By Kate Ariano
Reach Beyond Celiac Ambassador Kate Ariano has experienced the impacts of celiac disease from her high school years to her early 20s. While managing the diet has always been her number one focus, Kate shares how she’s dealt with some of the mental health impacts of celiac disease, like the stress of maintaining a budget on the gluten-free diet.
In her first article, Kate shares her perspective on how the price of gluten-free food influenced her lifestyle and some of the tactics she uses to combat the burden.
I spend $80 in groceries every week—one person cooking one meal a day.
Some people may think that’s a big chunk of change. Others might identify with the spend, perhaps even forking out more than I do each week. But is your food your medicine like mine is?
The gluten-free diet is currently the only treatment for individuals with celiac disease, an autoimmune disorder that damages the small intestine upon ingesting the protein gluten.
That means every week, I spend $8 on a package of four bagels, another $8 on a smaller-than-average loaf of bread, and I stock up on up-charged pasta. And, if I play my cards right, I make out like a bandit spending only $7 on a pack of doughnuts.
Spending more on gluten-free groceries is the harsh reality of the 1 in 100 Americans with celiac disease.
I consider myself one of the lucky ones nowadays; I live back at home with my parents, so I don’t have to buy enough food to cook every meal. I have a salary, I have reliable transportation, and I have access to three different grocery stores in a 10-minute radius.
But as a college student, just a couple years ago, my life wasn’t as predictable.
When I think back to grocery runs with my housemates, I recall the overwhelming sense of dread that overtook me in checkout lines. I’d let my friends go first, embarrassed that they might gawk at my receipt.
I never wanted to spend that much on groceries at 21 years old.
We’d hit two, sometimes three, grocery stores on a Sunday just so I could get the products I needed. Smaller grocery chains didn’t have the expansive “Health Foods” aisle that my stores now do. It was mortifying.
According to a study out of the Columbia University School of Medicine, the cost of gluten-free food products, “while declining over the past 10 years, remains significantly higher than their wheat-based counterparts.” Why does my food—the only treatment for my disease—have to cost more?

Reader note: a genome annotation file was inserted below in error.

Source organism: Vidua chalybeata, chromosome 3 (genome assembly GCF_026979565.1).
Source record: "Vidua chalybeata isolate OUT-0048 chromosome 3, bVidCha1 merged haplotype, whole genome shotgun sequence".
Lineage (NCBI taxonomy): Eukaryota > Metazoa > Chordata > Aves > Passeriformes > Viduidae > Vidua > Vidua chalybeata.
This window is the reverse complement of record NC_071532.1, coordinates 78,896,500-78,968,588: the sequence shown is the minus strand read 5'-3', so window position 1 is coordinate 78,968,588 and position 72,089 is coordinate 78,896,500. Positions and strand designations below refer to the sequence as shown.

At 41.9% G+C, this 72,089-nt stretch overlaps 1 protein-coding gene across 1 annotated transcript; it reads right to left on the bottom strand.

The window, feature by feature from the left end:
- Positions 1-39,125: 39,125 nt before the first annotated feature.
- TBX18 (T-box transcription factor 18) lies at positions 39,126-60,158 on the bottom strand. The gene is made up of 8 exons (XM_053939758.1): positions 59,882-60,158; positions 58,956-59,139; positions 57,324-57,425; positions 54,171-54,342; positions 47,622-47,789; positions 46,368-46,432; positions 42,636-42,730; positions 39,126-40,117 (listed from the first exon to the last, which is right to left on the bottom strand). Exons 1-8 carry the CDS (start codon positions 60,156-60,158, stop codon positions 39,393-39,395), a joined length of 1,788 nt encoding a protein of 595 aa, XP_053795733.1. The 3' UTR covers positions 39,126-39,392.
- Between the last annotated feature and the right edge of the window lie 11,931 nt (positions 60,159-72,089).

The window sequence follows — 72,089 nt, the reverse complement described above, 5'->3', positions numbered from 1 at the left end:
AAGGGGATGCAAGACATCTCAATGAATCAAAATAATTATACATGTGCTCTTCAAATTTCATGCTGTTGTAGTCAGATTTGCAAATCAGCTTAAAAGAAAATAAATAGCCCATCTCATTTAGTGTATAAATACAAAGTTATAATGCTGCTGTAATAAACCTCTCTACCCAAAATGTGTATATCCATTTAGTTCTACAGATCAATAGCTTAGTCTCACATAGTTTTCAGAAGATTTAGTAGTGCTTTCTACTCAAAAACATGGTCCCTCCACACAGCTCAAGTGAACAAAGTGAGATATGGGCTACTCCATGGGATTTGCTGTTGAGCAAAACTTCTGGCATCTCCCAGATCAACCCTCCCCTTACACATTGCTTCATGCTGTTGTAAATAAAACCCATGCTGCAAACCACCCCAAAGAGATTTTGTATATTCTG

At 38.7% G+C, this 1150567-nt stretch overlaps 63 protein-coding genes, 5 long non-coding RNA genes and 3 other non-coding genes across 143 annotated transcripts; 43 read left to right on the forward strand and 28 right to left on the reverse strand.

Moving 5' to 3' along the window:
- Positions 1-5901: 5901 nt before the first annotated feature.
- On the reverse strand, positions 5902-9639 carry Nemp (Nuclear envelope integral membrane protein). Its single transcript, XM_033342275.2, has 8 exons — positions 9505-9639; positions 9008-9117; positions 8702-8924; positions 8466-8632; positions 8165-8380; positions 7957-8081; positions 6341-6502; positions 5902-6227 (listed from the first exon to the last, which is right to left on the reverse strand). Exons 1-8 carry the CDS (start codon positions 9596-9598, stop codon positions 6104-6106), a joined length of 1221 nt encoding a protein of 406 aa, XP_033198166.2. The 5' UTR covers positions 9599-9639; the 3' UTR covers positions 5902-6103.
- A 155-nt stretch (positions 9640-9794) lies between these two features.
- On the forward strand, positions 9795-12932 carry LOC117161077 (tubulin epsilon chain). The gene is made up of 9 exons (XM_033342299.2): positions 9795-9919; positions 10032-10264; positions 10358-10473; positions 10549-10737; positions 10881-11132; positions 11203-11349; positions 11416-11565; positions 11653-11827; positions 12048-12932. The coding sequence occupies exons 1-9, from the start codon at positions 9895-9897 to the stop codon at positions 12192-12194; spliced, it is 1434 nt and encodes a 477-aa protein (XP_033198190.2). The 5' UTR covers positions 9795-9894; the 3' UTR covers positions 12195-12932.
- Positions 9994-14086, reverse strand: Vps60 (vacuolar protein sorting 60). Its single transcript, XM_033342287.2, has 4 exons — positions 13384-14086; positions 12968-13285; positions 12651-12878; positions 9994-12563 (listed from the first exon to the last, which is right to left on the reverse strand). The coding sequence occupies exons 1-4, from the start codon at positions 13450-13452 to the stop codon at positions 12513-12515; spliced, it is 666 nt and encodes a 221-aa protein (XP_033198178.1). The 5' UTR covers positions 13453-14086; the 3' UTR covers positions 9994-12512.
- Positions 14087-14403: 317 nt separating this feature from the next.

I find myself asking questions like these rhetorically, knowing my pleas for more affordably-priced food are held captive by the cost of the ingredients used to make them. I get it. But that doesn’t mean it doesn’t suck.
When I think about the college student just like me who’s checking menus to see how much more the gluten-free hamburger bun is before going out with friends, it keeps me asking. It keeps me fighting.
When it comes to anxiety around food and money, finding a path forward isn’t always easy. Mental health is a much larger component of celiac disease than I think people realize. For me, so much of the invisible impact of this disease is about managing my diet on a budget.
But I’m finding my way. Every two weeks, I sit down and review my grocery spending like I’m at a business meeting. I use resources like the Beyond Celiac Gluten-Free on a Budget flyer to identify good deals, utilize coupons, and I look toward naturally gluten-free recipes to fill my plate. I may take a little more time to make my grocery lists than my friends, but you can’t put a price on peace of mind.
That peace is something I’m so lucky to have found. In a day and age where talking about mental health has become so much less stigmatized, it’s encouraging to know that the conversations are happening more frequently and honestly. The burden of going through this alone no longer weighs on my shoulders. The voices rallying for our community are louder than ever.
We are not alone.
So whether you’re managing the gluten-free diet while living your best life in college, spending your 20s just trying to figure your life out (like me), or you’re just struggling regardless of where you are in life, know that I see you. We hear you. And as the great cast of High School Musical once said: we’re all in this together.